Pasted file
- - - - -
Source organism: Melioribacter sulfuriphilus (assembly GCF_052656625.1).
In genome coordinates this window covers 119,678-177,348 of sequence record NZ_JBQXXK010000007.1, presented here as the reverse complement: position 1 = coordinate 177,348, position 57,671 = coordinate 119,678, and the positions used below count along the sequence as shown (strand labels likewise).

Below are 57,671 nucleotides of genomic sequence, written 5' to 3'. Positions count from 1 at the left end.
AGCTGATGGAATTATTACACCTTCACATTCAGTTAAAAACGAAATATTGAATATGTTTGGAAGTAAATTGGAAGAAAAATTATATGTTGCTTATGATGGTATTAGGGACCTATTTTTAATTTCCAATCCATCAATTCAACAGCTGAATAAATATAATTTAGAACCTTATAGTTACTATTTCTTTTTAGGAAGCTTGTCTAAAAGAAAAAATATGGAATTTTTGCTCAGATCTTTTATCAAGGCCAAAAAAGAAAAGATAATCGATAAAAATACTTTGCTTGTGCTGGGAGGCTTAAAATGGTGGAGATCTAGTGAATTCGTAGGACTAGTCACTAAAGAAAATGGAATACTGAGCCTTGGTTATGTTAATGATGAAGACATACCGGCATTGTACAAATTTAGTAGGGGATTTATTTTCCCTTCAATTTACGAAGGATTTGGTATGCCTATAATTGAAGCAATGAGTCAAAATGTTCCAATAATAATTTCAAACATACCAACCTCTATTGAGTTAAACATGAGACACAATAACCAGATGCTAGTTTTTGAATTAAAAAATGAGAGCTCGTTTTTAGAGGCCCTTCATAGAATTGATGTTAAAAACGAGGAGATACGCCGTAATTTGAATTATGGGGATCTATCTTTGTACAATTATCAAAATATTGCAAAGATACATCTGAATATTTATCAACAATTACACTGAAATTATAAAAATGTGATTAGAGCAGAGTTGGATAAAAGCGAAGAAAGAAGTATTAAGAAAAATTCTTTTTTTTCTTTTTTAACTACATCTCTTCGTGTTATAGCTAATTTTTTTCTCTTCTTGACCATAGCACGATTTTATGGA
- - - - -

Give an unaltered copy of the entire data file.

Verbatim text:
Source organism: Melioribacter sulfuriphilus (assembly GCF_052656625.1).
In genome coordinates this window covers 119,678-177,348 of sequence record NZ_JBQXXK010000007.1, presented here as the reverse complement: position 1 = coordinate 177,348, position 57,671 = coordinate 119,678, and the positions used below count along the sequence as shown (strand labels likewise).

Below are 57,671 nucleotides of genomic sequence, written 5' to 3'. Positions count from 1 at the left end.
AGCTGATGGAATTATTACACCTTCACATTCAGTTAAAAACGAAATATTGAATATGTTTGGAAGTAAATTGGAAGAAAAATTATATGTTGCTTATGATGGTATTAGGGACCTATTTTTAATTTCCAATCCATCAATTCAACAGCTGAATAAATATAATTTAGAACCTTATAGTTACTATTTCTTTTTAGGAAGCTTGTCTAAAAGAAAAAATATGGAATTTTTGCTCAGATCTTTTATCAAGGCCAAAAAAGAAAAGATAATCGATAAAAATACTTTGCTTGTGCTGGGAGGCTTAAAATGGTGGAGATCTAGTGAATTCGTAGGACTAGTCACTAAAGAAAATGGAATACTGAGCCTTGGTTATGTTAATGATGAAGACATACCGGCATTGTACAAATTTAGTAGGGGATTTATTTTCCCTTCAATTTACGAAGGATTTGGTATGCCTATAATTGAAGCAATGAGTCAAAATGTTCCAATAATAATTTCAAACATACCAACCTCTATTGAGTTAAACATGAGACACAATAACCAGATGCTAGTTTTTGAATTAAAAAATGAGAGCTCGTTTTTAGAGGCCCTTCATAGAATTGATGTTAAAAACGAGGAGATACGCCGTAATTTGAATTATGGGGATCTATCTTTGTACAATTATCAAAATATTGCAAAGATACATCTGAATATTTATCAACAATTACACTGAAATTATAAAAATGTGATTAGAGCAGAGTTGGATAAAAGCGAAGAAAGAAGTATTAAGAAAAATTCTTTTTTTTCTTTTTTAACTACATCTCTTCGTGTTATAGCTAATTTTTTTCTCTTCTTGACCATAGCACGATTTTATGGA